"I hope the day will come when people will look at industry the way they used to- it identifies prosperity but doesn't signify pollution."
After many adventures, we end back in Burlington where we stay for the night, enjoying a fine meal at Emma's Back Porch, a century-old eatery where photocopies of pages from the guest book attest to visits by the likes of John Diefenbaker and Pierre Trudeau.
On day two, there are several more great places to visit in Burlington, including the Paletta Mansion, a magnificent 1930s residence.
On to Oakville, which seems to have done everything right along the waterfront, with a series of linear parks and a trail system that got a major impetus when the city made it a millennium heritage project.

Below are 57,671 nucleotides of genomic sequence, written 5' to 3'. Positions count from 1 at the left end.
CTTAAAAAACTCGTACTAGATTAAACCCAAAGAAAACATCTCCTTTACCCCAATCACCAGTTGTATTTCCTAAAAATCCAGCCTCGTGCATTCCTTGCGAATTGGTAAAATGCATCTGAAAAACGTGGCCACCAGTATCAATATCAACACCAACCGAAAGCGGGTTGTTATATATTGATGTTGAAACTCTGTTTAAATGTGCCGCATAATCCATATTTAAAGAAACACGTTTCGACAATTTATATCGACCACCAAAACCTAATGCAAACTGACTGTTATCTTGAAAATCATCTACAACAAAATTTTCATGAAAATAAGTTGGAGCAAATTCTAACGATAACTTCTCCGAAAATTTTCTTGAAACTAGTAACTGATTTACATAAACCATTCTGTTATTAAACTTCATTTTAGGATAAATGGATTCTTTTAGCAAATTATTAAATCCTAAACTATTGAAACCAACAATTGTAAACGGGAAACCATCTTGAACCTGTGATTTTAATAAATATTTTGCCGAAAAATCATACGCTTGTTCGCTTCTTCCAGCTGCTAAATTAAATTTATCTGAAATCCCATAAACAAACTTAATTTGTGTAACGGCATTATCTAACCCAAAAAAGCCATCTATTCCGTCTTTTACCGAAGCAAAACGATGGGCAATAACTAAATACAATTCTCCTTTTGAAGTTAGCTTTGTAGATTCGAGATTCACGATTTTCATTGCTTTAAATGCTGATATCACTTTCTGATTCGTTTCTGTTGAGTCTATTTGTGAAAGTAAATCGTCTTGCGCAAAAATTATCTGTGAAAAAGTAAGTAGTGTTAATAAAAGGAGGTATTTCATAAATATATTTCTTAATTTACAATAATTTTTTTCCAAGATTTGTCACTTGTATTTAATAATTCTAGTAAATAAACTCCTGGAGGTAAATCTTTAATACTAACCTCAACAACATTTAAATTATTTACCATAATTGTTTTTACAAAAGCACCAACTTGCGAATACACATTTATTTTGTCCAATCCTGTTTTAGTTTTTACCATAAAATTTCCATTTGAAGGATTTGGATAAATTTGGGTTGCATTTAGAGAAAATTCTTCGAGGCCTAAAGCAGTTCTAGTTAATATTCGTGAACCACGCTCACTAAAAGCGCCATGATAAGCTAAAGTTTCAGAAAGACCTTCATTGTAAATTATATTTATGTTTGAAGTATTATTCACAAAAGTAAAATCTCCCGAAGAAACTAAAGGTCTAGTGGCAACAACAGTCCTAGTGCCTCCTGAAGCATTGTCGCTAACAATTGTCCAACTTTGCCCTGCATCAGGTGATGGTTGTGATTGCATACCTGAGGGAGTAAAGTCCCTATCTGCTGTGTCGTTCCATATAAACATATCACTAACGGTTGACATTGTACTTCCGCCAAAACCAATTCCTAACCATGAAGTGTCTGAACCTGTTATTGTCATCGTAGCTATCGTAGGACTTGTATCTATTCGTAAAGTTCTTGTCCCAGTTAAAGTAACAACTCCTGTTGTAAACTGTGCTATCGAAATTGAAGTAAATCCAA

We meet Mayor Ann Mulvale for lunch on the patio at Stoneboats, another historic restaurant.
Mulvale regales us with tales of her sky-diving experience. Aficionados say it's better than sex, she tells us; they describe the rush from leaping off a plane as an "airgasm."
All too conscious that we're firmly on Earth, our critical point of contact an increasingly uncomfortable bicycle seat, we hit the trail again, ending up at Winston Churchill Blvd. at the Mississauga boundary.
We've cycled 76.8 kilometres in two days and I have made the pleasant discovery that no special training program is necessary for recreational cycling. My only mistake: missing a spot on the back of my leg when applying sun protection the first day.
SIMON WILSON FOR THE TORONTO STAR PEACEFUL RIDE: Cyclists roll through Confederation Park in Hamilton during the Waterfront Regeneration Trust's trek along the Lake Ontario Waterfront Trail.
Category: Science and Technology
Copyright © 2002 Toronto Star, All Rights Reserved.
This material is copyrighted. All rights reserved. © 2001 CEDROM-Sni